Housing, mortgage sectors brace for more pain as Bank of Canada tees up another big rate hike
The Bank of Canada’s fight against inflation has weighed on Canada’s property markets and mortgage providers, and with another outsized rate hike expected on October 26, the pain is likely not over, analysts say.
The bank has already raised the key interest rate by three percentage points to 3.25 percent over the course of the year. This aggressive tightening campaign has raised borrowing costs and sucked the steam out of the country’s hottest housing markets as more potential home buyers sit on the sidelines.
Existing home prices in Canada fell to $640,479 in September from a peak of $816,720 in February, according to data from the Canadian Real Estate Association.
However, September saw the first month-on-month decline in Canada’s new home price index since January 2020.
Although Bank of Montreal chief economist Douglas Porter conceded the 0.1 percent drop wasn’t a big move, he said the index is still a barometer measuring home price inflation by “replacement cost”.
“This is at least one area where the aggressive (Bank of Canada) tightening campaign is having a direct impact on headline inflation, and more are to come,” Porter warned in an Oct. 25 note.
Among homeowners, v
Adjustable rate mortgage holders are likely to feel the crisis first, said Royce Mendes, managing director and head of macro strategy at Desjardins. Mendes and macro strategy contributor Tiago Figueiredo added that they expect the Bank of Canada to hike rates by 75 basis points this week and another 25 basis point hike in December, and are reluctant to forecast anything higher than that .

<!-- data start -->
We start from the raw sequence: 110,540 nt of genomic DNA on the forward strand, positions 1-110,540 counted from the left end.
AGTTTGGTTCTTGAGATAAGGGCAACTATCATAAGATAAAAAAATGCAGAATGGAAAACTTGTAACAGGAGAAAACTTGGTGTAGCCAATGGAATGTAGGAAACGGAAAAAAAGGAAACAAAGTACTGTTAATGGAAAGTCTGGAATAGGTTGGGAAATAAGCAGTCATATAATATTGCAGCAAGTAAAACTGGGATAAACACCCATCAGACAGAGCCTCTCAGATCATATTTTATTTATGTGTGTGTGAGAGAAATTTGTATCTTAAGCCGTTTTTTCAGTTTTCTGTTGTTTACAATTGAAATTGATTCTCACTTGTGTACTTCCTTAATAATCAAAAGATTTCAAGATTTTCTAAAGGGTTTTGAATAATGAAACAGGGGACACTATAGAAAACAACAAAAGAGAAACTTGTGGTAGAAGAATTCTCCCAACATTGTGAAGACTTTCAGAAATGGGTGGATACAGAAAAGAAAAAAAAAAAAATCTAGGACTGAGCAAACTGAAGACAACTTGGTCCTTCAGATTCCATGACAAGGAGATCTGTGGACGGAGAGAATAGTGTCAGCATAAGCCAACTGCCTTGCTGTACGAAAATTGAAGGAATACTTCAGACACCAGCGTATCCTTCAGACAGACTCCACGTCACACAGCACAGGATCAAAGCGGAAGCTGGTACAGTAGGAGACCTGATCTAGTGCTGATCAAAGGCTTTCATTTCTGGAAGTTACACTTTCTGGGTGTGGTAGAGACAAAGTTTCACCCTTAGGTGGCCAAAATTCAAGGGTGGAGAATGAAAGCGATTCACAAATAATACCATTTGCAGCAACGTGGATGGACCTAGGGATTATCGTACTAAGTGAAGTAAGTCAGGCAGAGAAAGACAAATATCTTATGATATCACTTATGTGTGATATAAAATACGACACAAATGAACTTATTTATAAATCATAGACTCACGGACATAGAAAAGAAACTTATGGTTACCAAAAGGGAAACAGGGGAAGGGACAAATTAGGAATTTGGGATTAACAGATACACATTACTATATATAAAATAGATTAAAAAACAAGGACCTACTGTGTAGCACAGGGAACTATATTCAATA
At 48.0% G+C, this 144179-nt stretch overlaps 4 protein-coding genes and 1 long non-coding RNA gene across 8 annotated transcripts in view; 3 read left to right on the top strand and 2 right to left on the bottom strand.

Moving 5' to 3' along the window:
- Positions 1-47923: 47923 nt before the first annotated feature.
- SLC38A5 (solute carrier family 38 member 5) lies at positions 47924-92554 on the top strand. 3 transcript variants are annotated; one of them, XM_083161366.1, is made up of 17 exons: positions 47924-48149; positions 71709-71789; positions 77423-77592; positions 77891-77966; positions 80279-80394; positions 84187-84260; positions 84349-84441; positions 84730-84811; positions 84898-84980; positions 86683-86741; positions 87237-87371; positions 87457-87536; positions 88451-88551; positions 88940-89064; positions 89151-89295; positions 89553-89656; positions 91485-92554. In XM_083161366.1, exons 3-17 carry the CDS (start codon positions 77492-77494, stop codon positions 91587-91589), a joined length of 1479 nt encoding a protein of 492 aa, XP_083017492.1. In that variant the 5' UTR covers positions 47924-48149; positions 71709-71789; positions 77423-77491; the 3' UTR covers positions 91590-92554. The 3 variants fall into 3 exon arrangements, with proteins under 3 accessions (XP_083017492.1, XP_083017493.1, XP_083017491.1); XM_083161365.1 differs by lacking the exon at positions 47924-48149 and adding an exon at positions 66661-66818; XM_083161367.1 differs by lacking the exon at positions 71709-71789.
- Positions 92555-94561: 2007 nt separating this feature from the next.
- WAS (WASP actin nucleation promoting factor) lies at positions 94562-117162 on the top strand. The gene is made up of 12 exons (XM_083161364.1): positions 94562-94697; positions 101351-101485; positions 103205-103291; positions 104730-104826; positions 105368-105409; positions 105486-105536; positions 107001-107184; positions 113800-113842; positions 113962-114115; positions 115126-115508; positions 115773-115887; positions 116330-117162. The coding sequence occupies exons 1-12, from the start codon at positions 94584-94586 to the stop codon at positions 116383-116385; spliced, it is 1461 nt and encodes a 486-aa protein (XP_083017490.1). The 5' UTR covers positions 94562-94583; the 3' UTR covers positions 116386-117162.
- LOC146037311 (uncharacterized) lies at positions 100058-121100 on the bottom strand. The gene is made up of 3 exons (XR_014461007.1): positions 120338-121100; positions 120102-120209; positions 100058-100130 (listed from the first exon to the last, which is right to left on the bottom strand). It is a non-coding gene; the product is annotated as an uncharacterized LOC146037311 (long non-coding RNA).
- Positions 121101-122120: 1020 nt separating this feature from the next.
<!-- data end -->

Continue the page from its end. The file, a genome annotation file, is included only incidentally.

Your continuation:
If the widely-anticipated 75 basis-point hike comes in the pipeline on Oct. 26, taking the policy rate to 4 percent, economists at Desjardins believe homeowners who took out an adjustable-rate mortgage between May 2020 and July 2022 will do so could be forced to increase their payments.
“Admittedly, adjustable rate mortgages account for only about a third of total outstanding mortgages, and we’re talking about a portion of that,” Mendes and Figueiredo said in an Oct. 21 note. “But banks are already sending letters to customers whose adjustable rate mortgage owes more interest than their fixed monthly payment obligation. And that’s just the tip of the iceberg.”
This impact is also affecting the broader mortgage market, with stocks of the country’s largest mortgage providers coming under pressure this year. National Bank of Canada analyst Jaeme Gloyn noted that shares in Home Capital Group are down 38 percent this year, Equitable Bank is down 32 percent, Timbercreek Financial Corp. by 22 percent and First National Financial Corp. by 16 percent.
Gloyn expects rising interest rates to keep these mortgage stocks low for the rest of the year. Risks in the real estate market also remain elevated, Gloyn warned, noting that the median price of a low-rise home in the greater Toronto area is down 7 percent year-on-year since the first week of October.
“Overall, we believe Mortgage Land’s relative underperformance will continue in the near term, at least until uncertainty surrounding these risks abates,” Gloyn said in a note Oct. 24, adding that the bank cut price targets across the board .
“What could change our view? … We are keeping a close eye on the employment outlook and the positioning of central banks. We believe that more widespread job losses will push mortgage stocks lower, possibly to crisis lows that would offer investors a more attractive entry point. A dovish turn from the Federal Reserve and/or the Bank of Canada could also result in a change in our current softer view.”
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